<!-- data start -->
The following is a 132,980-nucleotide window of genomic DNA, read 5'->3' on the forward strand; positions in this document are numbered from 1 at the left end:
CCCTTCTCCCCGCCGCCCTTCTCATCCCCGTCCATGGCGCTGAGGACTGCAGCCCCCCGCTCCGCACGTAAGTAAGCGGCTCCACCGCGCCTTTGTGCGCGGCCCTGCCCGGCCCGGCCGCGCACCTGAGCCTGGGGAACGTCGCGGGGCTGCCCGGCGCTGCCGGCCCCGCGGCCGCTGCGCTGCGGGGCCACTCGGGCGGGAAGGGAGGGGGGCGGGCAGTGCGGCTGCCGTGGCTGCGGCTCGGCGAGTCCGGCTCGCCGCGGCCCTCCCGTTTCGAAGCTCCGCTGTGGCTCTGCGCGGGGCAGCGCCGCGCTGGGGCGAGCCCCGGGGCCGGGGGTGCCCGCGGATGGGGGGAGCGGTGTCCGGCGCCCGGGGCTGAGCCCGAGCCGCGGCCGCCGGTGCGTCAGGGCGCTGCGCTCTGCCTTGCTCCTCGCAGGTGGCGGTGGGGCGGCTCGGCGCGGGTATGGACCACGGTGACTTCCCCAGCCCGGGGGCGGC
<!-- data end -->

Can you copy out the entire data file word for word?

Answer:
The following is a 132,980-nucleotide window of genomic DNA, read 5'->3' on the forward strand; positions in this document are numbered from 1 at the left end:
CCCTTCTCCCCGCCGCCCTTCTCATCCCCGTCCATGGCGCTGAGGACTGCAGCCCCCCGCTCCGCACGTAAGTAAGCGGCTCCACCGCGCCTTTGTGCGCGGCCCTGCCCGGCCCGGCCGCGCACCTGAGCCTGGGGAACGTCGCGGGGCTGCCCGGCGCTGCCGGCCCCGCGGCCGCTGCGCTGCGGGGCCACTCGGGCGGGAAGGGAGGGGGGCGGGCAGTGCGGCTGCCGTGGCTGCGGCTCGGCGAGTCCGGCTCGCCGCGGCCCTCCCGTTTCGAAGCTCCGCTGTGGCTCTGCGCGGGGCAGCGCCGCGCTGGGGCGAGCCCCGGGGCCGGGGGTGCCCGCGGATGGGGGGAGCGGTGTCCGGCGCCCGGGGCTGAGCCCGAGCCGCGGCCGCCGGTGCGTCAGGGCGCTGCGCTCTGCCTTGCTCCTCGCAGGTGGCGGTGGGGCGGCTCGGCGCGGGTATGGACCACGGTGACTTCCCCAGCCCGGGGGCGGC